Review: Nature Calls
PLOT: Hoping to earn the respect of his father and his scout troop, a mild-mannered scout leader hijacks his brother’s sons’ sleepover. Taking the children on a camping trip without the parent’s permission takes on some serious consequence when his brother comes searching for the missing children.
Ah wilderness! How nice it would be to have gone out into the wild instead of watching the latest Patton Oswalt flick NATURE CALLS. This seemingly well-intentioned comedy carries a few laughs early on, yet it becomes unfocused, strained and surprisingly grim. Imagine if THE BAD NEWS BEARS started taking steroids and lit their coach on fire. If you can picture that you might be ready for this uneven story of feuding brothers with father issues.
Early on, there was a certain charm as a ne’er do well scout leader looking for his father’s approval goes on a scout camping trip from hell. Randy (Oswalt) lives and breathes the Boy Scouts while his more successful brother Kirk (Johnny Knoxville) had long since given up on such a fanciful notion. The entire story focuses on Randy as he convinces his charge of young troops to go to the woods on a camping trip without Kirk and the rest of their parent’s permission. Of course things get ugly when Kirk finds out that Randy has taken his adopted son Dwande (Thiecoura Cissoko) as well as their wheelchair bound father along for the ride.
The humor plays out with a touch of heart for the first half of the film as Randy clearly has the best intentions for his crusade. Oswalt has a real knack for playing the oddball character that has a heart of gold. In fact, his performance here is very good as is the connection he shares with the young troops played by Cissoko and a handful of young actors. If NATURE CALLS had put a little more focus on the idea of learning to grow for all of these kids – as well as Randy – it might have made for a better film. Yet at about the half-way point the story just deteriorates into a bunch of stupid characters doing ridiculous things.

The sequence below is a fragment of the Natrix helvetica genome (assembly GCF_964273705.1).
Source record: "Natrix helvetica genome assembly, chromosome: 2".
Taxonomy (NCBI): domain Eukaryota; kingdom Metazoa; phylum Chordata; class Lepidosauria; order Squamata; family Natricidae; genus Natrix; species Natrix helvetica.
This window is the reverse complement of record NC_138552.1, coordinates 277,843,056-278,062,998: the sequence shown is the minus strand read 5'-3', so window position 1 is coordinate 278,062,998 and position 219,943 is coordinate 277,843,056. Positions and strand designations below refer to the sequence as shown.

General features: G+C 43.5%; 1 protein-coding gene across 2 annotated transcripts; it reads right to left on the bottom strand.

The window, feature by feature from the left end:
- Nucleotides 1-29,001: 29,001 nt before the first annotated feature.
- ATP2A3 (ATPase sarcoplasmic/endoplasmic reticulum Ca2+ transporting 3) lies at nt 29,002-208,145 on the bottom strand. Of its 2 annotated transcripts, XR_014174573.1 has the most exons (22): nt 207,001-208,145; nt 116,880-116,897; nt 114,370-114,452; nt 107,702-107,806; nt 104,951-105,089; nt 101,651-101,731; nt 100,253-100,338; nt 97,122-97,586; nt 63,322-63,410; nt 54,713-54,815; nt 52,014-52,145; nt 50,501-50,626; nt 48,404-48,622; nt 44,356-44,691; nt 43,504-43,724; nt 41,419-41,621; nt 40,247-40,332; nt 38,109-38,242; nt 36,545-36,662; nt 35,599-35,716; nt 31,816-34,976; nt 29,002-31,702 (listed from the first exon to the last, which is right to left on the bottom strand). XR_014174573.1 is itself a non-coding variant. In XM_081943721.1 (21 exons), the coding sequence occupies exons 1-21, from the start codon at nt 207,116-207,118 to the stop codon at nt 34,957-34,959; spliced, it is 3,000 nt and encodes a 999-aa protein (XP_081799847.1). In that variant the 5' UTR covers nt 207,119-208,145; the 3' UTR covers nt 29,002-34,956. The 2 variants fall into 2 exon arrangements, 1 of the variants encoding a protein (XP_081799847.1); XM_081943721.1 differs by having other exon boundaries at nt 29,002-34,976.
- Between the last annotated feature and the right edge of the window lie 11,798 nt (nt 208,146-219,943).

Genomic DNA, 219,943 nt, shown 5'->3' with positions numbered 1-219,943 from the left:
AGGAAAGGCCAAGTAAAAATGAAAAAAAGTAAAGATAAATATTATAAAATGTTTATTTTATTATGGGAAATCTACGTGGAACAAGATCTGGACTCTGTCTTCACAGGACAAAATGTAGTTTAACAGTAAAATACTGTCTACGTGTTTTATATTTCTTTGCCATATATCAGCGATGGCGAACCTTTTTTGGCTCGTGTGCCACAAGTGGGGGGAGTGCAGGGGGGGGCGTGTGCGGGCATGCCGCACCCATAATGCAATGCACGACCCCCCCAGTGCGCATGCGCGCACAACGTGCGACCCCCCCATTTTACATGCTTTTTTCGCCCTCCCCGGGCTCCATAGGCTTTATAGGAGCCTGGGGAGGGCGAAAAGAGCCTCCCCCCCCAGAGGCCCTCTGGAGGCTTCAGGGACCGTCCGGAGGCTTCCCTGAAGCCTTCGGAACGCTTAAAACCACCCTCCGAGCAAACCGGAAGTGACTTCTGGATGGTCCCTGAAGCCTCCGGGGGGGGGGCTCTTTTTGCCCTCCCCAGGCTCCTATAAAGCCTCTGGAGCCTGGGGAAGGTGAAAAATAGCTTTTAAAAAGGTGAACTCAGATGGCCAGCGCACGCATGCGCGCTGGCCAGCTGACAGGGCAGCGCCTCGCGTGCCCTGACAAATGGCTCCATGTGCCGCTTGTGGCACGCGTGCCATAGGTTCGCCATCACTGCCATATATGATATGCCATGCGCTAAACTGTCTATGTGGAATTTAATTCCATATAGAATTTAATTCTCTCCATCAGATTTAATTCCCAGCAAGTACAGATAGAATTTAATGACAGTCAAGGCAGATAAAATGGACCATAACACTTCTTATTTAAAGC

Among the supporting players, Rob Riggle and Patrice O’Neal (who sadly passed away in 2011) portray a couple of friends of Kirk. While both are very funny actors, they play the most annoyingly inept and moronic couple of buffoons. Neither funny, nor even interesting, their entire sub-plot is a complete waste of time. Whether they are shooting at children or just yelling at each other, they only serve as a very lame joke that fails to raise even a chuckle. Aside from Maura Tierney as Kirk’s wife – who is one of the film’s only likable characters - most of the supporting adult roles are infuriatingly obnoxious.
As short as NATURE CALLS is, it ultimately feels too long. The entire story is so blatantly simple that it could have been done as a short on “Funny or Die” and been much more affective. I do give them credit for going much darker than you’d expect as some of this flick is pretty damn grim. The last half hour features a few moments that are slightly disturbing. Trust me when I say that the Bluetooth gag is absolutely twisted as well as the crucifixion references. Yet writer/director Todd Rohal seems to back off before the humor really stings. If you are going to go for the crude and rude, just do it. For me it felt as if – as black as this comedy was – they just shied away from taking it too far.
NATURE CALLS was a funny idea that just needed a little restructuring. Patton Oswalt and Johnny Knoxville were good enough as the feuding brothers and Maura Tierney as Kirk’s wife was a breath of fresh air as one of the few likable characters. However, the short running time and the failure to really expand on the story just made for a lazy and crass film that offers only the occasional laugh.